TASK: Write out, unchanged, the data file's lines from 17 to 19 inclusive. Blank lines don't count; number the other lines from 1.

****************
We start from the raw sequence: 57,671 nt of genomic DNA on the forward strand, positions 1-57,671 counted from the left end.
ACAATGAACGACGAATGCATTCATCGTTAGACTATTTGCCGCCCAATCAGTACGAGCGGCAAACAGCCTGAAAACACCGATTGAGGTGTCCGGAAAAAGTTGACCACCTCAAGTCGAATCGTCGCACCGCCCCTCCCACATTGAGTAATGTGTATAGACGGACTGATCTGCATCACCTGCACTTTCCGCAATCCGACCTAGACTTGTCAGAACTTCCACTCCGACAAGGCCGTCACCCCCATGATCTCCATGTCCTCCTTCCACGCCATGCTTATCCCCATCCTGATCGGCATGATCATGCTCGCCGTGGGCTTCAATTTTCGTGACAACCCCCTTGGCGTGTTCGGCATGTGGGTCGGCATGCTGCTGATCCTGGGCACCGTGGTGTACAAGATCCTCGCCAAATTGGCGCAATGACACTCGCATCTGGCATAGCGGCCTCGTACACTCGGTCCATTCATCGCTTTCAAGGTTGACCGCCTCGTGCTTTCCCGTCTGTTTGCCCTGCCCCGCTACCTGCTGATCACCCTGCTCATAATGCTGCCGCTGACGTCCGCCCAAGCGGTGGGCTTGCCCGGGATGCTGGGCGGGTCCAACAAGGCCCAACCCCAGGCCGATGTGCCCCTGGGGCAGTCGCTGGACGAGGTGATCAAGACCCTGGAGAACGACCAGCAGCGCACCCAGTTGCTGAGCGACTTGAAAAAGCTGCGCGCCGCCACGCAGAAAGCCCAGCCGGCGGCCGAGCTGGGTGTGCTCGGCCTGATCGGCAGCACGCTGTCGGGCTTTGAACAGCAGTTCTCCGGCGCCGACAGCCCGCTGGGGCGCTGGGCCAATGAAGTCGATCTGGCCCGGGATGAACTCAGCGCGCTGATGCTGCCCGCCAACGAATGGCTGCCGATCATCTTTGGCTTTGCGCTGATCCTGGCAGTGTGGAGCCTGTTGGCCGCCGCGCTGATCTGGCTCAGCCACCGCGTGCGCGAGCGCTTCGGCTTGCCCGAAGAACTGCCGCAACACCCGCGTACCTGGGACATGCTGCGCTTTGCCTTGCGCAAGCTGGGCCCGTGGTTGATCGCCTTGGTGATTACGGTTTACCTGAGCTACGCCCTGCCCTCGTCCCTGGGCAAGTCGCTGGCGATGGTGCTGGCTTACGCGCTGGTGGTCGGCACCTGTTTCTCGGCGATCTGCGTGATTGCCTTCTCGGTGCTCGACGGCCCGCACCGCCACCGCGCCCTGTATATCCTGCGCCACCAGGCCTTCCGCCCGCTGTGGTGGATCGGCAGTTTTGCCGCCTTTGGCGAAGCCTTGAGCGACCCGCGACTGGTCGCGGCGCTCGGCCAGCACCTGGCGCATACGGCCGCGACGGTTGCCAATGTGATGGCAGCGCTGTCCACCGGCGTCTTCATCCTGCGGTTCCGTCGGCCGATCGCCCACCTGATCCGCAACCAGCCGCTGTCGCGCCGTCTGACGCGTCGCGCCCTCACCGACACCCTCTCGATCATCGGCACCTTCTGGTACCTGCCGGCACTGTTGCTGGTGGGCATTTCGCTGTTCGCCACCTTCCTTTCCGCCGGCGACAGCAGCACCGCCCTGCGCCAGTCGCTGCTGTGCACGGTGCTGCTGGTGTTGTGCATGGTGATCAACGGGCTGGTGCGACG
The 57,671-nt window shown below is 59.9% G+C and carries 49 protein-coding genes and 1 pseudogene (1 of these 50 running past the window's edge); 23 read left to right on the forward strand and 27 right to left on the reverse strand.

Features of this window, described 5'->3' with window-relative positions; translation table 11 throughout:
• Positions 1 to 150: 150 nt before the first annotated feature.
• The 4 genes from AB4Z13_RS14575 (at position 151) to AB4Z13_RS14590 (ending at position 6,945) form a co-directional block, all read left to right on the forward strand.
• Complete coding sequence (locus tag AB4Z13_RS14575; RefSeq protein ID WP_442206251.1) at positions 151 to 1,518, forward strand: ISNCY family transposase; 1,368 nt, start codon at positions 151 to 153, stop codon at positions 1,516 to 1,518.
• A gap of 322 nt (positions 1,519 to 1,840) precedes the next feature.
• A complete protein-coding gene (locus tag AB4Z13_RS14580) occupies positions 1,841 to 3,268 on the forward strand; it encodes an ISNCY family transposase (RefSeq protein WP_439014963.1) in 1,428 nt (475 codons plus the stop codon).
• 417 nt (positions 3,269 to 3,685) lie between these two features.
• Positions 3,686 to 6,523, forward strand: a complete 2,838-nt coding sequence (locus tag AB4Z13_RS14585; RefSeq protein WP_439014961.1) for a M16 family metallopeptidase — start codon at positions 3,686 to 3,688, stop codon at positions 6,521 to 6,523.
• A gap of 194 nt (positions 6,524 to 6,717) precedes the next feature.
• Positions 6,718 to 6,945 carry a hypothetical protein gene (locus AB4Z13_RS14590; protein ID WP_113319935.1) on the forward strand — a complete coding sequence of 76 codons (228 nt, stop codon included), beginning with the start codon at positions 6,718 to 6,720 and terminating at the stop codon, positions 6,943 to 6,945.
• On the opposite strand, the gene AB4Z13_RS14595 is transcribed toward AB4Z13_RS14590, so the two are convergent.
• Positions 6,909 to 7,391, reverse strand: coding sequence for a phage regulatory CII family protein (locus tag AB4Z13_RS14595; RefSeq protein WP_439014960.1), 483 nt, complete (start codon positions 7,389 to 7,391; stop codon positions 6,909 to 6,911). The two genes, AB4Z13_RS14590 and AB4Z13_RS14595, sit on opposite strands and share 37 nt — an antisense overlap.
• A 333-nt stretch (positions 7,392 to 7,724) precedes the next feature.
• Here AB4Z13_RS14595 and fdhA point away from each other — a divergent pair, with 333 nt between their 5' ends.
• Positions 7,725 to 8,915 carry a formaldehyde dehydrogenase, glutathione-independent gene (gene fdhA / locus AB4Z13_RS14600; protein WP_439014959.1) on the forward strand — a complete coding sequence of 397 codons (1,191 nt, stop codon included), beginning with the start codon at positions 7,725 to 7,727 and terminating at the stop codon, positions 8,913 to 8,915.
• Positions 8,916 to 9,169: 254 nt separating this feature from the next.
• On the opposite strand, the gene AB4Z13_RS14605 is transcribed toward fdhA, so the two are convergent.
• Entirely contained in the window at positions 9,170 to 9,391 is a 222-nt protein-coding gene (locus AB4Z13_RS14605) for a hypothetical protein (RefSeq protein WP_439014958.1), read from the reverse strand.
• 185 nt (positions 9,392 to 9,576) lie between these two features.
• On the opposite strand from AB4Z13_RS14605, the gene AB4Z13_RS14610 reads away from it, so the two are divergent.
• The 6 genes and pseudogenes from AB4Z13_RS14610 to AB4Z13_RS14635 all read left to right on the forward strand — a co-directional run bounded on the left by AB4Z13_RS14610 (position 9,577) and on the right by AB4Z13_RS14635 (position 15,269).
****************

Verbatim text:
• Here AB4Z13_RS14595 and fdhA point away from each other — a divergent pair, with 333 nt between their 5' ends.
• Positions 7,725 to 8,915 carry a formaldehyde dehydrogenase, glutathione-independent gene (gene fdhA / locus AB4Z13_RS14600; protein WP_439014959.1) on the forward strand — a complete coding sequence of 397 codons (1,191 nt, stop codon included), beginning with the start codon at positions 7,725 to 7,727 and terminating at the stop codon, positions 8,913 to 8,915.
• Positions 8,916 to 9,169: 254 nt separating this feature from the next.